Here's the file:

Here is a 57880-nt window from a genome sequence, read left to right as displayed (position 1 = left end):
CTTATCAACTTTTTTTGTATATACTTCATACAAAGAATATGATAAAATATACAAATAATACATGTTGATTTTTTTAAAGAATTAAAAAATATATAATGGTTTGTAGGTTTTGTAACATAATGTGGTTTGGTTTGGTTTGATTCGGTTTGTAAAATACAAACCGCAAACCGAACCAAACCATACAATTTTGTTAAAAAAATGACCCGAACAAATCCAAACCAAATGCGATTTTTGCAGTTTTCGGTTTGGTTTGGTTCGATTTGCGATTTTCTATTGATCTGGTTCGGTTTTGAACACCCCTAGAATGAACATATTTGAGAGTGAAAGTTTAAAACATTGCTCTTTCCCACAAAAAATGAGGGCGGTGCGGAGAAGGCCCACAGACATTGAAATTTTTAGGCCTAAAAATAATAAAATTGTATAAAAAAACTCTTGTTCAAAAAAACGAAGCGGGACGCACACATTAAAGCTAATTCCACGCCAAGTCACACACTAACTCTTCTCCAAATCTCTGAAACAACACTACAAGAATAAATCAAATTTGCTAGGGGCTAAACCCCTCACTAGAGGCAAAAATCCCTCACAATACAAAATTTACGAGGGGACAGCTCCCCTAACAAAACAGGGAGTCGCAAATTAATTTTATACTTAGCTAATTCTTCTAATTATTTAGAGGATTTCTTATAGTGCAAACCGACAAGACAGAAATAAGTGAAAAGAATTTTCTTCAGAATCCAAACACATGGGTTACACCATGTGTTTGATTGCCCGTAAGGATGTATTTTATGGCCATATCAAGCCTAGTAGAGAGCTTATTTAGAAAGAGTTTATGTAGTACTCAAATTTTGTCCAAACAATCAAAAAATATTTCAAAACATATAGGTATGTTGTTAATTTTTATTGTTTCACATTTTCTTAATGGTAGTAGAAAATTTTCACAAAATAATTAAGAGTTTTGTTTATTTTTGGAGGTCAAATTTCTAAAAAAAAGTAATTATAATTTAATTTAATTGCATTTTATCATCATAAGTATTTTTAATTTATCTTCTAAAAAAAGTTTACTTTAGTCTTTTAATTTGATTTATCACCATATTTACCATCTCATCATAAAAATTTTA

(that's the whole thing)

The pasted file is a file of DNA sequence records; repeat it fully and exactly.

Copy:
Here is a 57880-nt window from a genome sequence, read left to right as displayed (position 1 = left end):
CTTATCAACTTTTTTTGTATATACTTCATACAAAGAATATGATAAAATATACAAATAATACATGTTGATTTTTTTAAAGAATTAAAAAATATATAATGGTTTGTAGGTTTTGTAACATAATGTGGTTTGGTTTGGTTTGATTCGGTTTGTAAAATACAAACCGCAAACCGAACCAAACCATACAATTTTGTTAAAAAAATGACCCGAACAAATCCAAACCAAATGCGATTTTTGCAGTTTTCGGTTTGGTTTGGTTCGATTTGCGATTTTCTATTGATCTGGTTCGGTTTTGAACACCCCTAGAATGAACATATTTGAGAGTGAAAGTTTAAAACATTGCTCTTTCCCACAAAAAATGAGGGCGGTGCGGAGAAGGCCCACAGACATTGAAATTTTTAGGCCTAAAAATAATAAAATTGTATAAAAAAACTCTTGTTCAAAAAAACGAAGCGGGACGCACACATTAAAGCTAATTCCACGCCAAGTCACACACTAACTCTTCTCCAAATCTCTGAAACAACACTACAAGAATAAATCAAATTTGCTAGGGGCTAAACCCCTCACTAGAGGCAAAAATCCCTCACAATACAAAATTTACGAGGGGACAGCTCCCCTAACAAAACAGGGAGTCGCAAATTAATTTTATACTTAGCTAATTCTTCTAATTATTTAGAGGATTTCTTATAGTGCAAACCGACAAGACAGAAATAAGTGAAAAGAATTTTCTTCAGAATCCAAACACATGGGTTACACCATGTGTTTGATTGCCCGTAAGGATGTATTTTATGGCCATATCAAGCCTAGTAGAGAGCTTATTTAGAAAGAGTTTATGTAGTACTCAAATTTTGTCCAAACAATCAAAAAATATTTCAAAACATATAGGTATGTTGTTAATTTTTATTGTTTCACATTTTCTTAATGGTAGTAGAAAATTTTCACAAAATAATTAAGAGTTTTGTTTATTTTTGGAGGTCAAATTTCTAAAAAAAAGTAATTATAATTTAATTTAATTGCATTTTATCATCATAAGTATTTTTAATTTATCTTCTAAAAAAAGTTTACTTTAGTCTTTTAATTTGATTTATCACCATATTTACCATCTCATCATAAAAATTTTA